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In the weeks leading up to the legislative session, the spotlight is on budget hearings, so this week, I’d like to focus on the appropriations process, including the work of the appropriations subcommittees.

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I have said many times, the most important job we as legislators have is to write and pass a balanced budget because ultimately the outcome of that work impacts every single person in our state.  Because those tax dollars come from the public and in turn provide core services our citizens depend on—including schools, transportation, public safety and health care—it is our responsibility to be the best stewards possible with those dollars.

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OKLAHOMA CITY – State Sen. Darrell Weaver has filed legislation to require cell phone companies to provide phone location information to law enforcement in emergency situations, such as an abduction.  Senate Bill 272, the “Kelsey Smith Act,” is named for an 18-year-old from Kansas who was abducted from a store parking lot in 2007 and found murdered four days later.

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OKLAHOMA CITY – Senate Appropriations Chair Roger Thompson, R-Okemah, said the entire state should be proud after Amanda English, a former police chief who is now an educator at Metro Tech in Oklahoma City, was named National Teacher of the Year for 2021 by the Association for Career and Technical Education (ACTE).

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Over the past few weeks, we’ve looked at various issues related to our state budget, from how we use revenues from the lottery and medical marijuana, to funding for state services, including health care and corrections.  This week, we’re going to break down the actual budget process itself. 

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I want to thank everyone for taking the time to look at our weekly Budget Break Down articles and for sharing your comments and questions.  One topic I’m frequently asked about is what happened to all of the lottery money?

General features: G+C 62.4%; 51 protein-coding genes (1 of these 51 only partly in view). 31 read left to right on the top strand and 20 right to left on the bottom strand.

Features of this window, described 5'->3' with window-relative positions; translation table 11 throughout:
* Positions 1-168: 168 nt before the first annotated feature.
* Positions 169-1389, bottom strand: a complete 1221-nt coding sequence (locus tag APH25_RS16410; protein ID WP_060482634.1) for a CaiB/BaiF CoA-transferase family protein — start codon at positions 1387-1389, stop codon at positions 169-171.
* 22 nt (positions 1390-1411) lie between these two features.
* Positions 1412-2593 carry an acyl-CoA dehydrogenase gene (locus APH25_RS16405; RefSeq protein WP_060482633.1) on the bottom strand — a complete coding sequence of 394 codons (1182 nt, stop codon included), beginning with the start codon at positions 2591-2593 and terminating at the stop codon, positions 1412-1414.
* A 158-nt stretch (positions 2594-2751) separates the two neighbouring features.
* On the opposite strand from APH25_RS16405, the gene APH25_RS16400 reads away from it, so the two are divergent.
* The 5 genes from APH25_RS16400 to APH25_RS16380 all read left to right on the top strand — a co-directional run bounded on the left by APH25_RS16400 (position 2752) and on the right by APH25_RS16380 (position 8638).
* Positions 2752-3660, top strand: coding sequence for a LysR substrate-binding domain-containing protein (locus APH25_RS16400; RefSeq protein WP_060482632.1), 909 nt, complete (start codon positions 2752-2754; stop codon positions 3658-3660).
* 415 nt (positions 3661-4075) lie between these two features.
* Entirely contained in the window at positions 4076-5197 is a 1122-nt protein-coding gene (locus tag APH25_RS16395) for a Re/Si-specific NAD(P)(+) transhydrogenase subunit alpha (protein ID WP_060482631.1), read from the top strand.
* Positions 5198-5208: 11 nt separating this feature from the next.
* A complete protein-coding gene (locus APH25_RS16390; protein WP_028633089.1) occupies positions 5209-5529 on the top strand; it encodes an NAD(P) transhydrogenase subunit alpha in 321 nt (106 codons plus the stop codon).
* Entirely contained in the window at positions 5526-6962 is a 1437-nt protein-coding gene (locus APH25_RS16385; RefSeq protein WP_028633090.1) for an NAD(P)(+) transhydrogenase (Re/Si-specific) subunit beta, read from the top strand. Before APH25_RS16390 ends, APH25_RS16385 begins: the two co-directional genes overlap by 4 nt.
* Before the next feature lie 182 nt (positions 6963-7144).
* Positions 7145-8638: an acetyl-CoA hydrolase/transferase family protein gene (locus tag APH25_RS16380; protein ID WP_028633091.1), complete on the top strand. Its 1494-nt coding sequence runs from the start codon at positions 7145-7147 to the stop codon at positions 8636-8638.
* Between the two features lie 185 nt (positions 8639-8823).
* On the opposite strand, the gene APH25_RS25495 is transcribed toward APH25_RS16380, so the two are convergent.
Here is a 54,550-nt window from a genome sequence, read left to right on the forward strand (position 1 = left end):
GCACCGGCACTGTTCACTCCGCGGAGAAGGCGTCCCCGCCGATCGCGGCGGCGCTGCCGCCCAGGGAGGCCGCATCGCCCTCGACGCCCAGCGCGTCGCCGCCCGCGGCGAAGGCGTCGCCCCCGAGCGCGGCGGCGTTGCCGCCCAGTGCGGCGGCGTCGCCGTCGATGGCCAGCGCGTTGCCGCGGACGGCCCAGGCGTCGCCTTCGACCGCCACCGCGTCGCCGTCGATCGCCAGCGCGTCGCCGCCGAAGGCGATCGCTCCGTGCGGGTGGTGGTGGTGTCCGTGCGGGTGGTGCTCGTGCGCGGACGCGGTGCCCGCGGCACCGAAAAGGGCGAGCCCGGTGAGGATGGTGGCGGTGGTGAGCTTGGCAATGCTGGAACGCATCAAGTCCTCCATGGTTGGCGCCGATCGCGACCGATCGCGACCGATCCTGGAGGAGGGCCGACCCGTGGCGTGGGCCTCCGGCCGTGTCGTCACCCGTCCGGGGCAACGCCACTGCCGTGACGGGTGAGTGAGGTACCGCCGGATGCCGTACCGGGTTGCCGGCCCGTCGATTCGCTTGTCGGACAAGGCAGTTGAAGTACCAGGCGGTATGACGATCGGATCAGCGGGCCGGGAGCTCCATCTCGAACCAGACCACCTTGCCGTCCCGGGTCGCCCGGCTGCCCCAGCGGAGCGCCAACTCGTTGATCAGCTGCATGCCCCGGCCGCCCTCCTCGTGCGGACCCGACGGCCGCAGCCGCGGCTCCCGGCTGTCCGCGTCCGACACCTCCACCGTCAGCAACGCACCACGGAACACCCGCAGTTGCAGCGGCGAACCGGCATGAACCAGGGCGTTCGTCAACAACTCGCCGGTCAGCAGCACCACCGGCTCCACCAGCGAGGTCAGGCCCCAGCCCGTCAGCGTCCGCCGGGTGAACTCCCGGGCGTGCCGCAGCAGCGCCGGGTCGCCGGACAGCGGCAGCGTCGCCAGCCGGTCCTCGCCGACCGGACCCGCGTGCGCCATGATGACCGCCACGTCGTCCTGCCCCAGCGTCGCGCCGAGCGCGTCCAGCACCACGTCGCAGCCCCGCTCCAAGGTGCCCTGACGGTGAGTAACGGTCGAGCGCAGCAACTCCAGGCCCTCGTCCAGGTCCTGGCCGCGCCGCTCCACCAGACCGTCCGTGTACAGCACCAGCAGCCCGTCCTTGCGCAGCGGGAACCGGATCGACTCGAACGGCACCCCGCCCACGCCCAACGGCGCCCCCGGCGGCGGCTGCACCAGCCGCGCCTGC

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OKLAHOMA CITY – A bipartisan Senate interim study held Tuesday at the Capitol took an in-depth look at the Oklahoma Employment Security Commission’s (OESC) response to the COVID-19 pandemic, the lessons learned, and how those lessons will be applied in the future.  The study was requested by Business, Commerce and Tourism chair, Sen. James Leewright, R-Bristow, and Senate Democratic Floor Leader, Sen. Kay Floyd, D-Oklahoma City.

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OKLAHOMA CITY – Sen. Chuck Hall, R-Perry, and Sen. Mary Boren, D-Norman, held a bipartisan study Tuesday to examine Oklahoma’s use of pre-paid benefit cards. The state contracts with New Jersey-based Conduent for a majority of state benefit cards including tax refunds, government assistance and unemployment benefits.

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At statehood, Oklahoma did not yet have its own prison system—inmates had to be sent to Kansas. When Kate Barnard, our first Commissioner of Charities and Corrections, uncovered the horrific treatment of Oklahoma prisoners, she worked hard to establish the construction of the state’s first prison and the establishment of a three-tiered state prison system, which included a penitentiary, a reformatory and a boys’ training school. 

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OKLAHOMA CITY – In a bipartisan interim study hosted by Sen. Julia Kirt, D-Oklahoma City, and Sen. Roger Thompson, R-Okemah, on Wednesday, legislators heard from experts and non-profit leaders about the benefits of Pay for Success programs and how expanding their footprint across the state could save the state millions of taxpayer dollars. 

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